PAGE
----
A Theologian Learns to Preach


I’ve been thinking lately about how my preaching style has changed recently. In previous pulpits, I considered myself to be more of a theologian. My mission with each sermon was to get people to appreciate, embrace and conform to the deep rich truths of doctrine. While it still matters to me that my preaching be Biblically sound and theologically true, I have come to see my listeners less as students needing educated and more as sheep needing nurtured and fed.  So I’m finding that my sermons are less systematic but more human.  Less philosophical and more practical.

That being said, I still long to be able to better connect the average pew sitter with doctrinal glory. For instance whose soul wouldn’t (or shouldn’t) be aroused upon contemplation that Jesus is God incarnate;  that Scripture is the literal and perfect message of God to mankind; that communication with God is not just possible but can be a regular occurrence, accompanied by the inner assurance that God has heard your prayer and is already at work?  


Truly we might reason that anyone content to maintain a poker face while being drenched in the eternity of God just might be a spiritual  swine unworthy of sacred pearls. 


So how can the minister who is trained in the divine doctrines present the Word in a manner which magnifies the glories of Christianity without oozing his hubris or confusing his hearers? 

First it must be said that theology  must be couched in application. Truth is not given for the mind alone but for the heart and hands. Even the most theological of theological truths can be applied. Take for example the great truth of election. Scripture explains that God chose to save us (Eph 1:4; 1 Thess 1:4. 1 Peter 1:2). The point of this doctrine is not that some are elected and some are not. Rather election means God was not obliged or tricked  into saving us.  Salvation is intentional. Therefore our salvation was not accidental. It was not coincidental. It was planned and we were chosen by God. One application we can make is that we should resist the urge to take credit for our salvation.  Without Him choosing us we could never be saved. Further we should act out our salvation in the light that God is not just tolerant of us but has embraced us purposefully. This should produce humble confidence and joy in us.

Secondly? we cannot avoid theology or doctrine in Scripture. Every passage is by nature theological. Thoughtful prayer can Illuminate our spirit and mind to see how the theology of each passage applies to life. Theology is so often like a code which underlies a software program–invisible but necessary for the software to operate correctly.

Lately in sermon preparation, I have been letting the theology and doctrine come to me rather than me seeking it out. My focus has been more on the message to the heart and as I find that message, usually a great theological truth emerges for exploration. 


To avoid over salting our sermons with theological hubris or spiritual pride, I recommend that we guard our use of technical terms unnecessry for clear communication. The use of terms like sublapsarianism, Docetism, or anthropomorphic may be appropriate in a lecture format where we may be trying to stretch and inform students but our sermons are not typically expected to be lectures. John Wesley described a good sermon as “sublimity and simplicity together, the strongest sense and the plainest language!”  His practice was to read his sermon to a servant who would stop him each time he used a term she did not know. At which he would change his term to a simpler one.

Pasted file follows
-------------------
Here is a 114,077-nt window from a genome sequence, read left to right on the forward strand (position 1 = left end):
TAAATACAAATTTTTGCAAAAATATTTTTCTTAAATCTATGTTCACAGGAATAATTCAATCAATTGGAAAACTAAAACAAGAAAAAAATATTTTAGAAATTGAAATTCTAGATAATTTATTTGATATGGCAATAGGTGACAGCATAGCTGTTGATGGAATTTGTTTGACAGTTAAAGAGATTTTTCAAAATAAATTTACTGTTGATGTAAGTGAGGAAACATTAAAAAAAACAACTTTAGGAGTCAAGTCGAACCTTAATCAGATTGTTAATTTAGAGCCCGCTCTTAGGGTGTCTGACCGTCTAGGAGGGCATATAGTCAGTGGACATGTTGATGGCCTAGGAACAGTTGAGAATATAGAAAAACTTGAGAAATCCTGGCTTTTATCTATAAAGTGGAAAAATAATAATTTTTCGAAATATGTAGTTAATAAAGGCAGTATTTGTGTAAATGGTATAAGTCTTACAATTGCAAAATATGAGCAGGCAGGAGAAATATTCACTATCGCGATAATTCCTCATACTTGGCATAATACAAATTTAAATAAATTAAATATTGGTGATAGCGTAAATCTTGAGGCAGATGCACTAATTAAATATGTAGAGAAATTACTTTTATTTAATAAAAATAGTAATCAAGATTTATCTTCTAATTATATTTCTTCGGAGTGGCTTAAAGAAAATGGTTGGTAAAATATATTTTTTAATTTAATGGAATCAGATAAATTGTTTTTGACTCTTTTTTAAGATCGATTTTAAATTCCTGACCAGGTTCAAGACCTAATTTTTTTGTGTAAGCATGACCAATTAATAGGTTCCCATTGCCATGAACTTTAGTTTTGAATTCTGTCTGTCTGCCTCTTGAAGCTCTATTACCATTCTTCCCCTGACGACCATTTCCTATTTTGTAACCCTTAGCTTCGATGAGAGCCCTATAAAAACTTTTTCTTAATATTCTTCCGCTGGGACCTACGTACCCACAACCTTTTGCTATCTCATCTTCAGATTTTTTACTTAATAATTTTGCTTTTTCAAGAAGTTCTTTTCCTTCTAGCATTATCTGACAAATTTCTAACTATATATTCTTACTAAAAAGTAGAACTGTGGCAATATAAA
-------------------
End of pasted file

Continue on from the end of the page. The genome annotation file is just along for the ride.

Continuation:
Isham Holland, patriarch preacher of the Church of God (Holiness), once said that a sermon is supposed to help people.

In closing let it be said that where theology and doctrine arises let us not insist it sit down. And where it is content to remain silently present in sitting position let us not draw undue attention to it. Let our sermons be messages linking sublimity with simplicity.  Let our sermons help people. Let our sermons be more like a floodlight enlightening the pathway of people and less like a fireworks display which captures their attention for a few moments, only to fade from the longterm memory of the listener.


What makes a Great Worship Service?

As believers engage in worship, we find a rich meaningful life. 
Admittedly, there are more flavors of corporate worship than soda pop.  Worship may be sacrament-centered or sermon-centered, observational or participatory, traditional or contemporary, clergy-driven or lay- led, formal or open, orthodox or organic. But worship of the true God can  deteriorate into lifeless routine if we become careless.  We should be able to identify a short list of common characteristics present in  great worship regardless of the style and flavor.  One observation to note is that we may consider these to be either seeds or fruits of great worship; they may lead us to worship or worship may lead us to them.  So what makes worship great? 

There is a connection between great worship and standing in wonder and awe of God.  This is why visiting the Grand Canyon or Niagara Falls inspires even the irreligious to feel closer to heaven. 
Wonder has a humbling effect upon me. We feel smaller in the presence of one who is greater.
Wonder can be found in the music prayer or preaching.

Great Worship includes a Spirit of Praise and Joy. 

A Corporate Participatation

An Open Atmosphere of prayer where faith and hope are restored and burdens are lifted.

A clear exposition of Scripture where man’s struggles are addressed in the light of the cross.

1. Hope
2. Light
3. Faith
4. Awe
5. Expression
6. Participation
7. Joy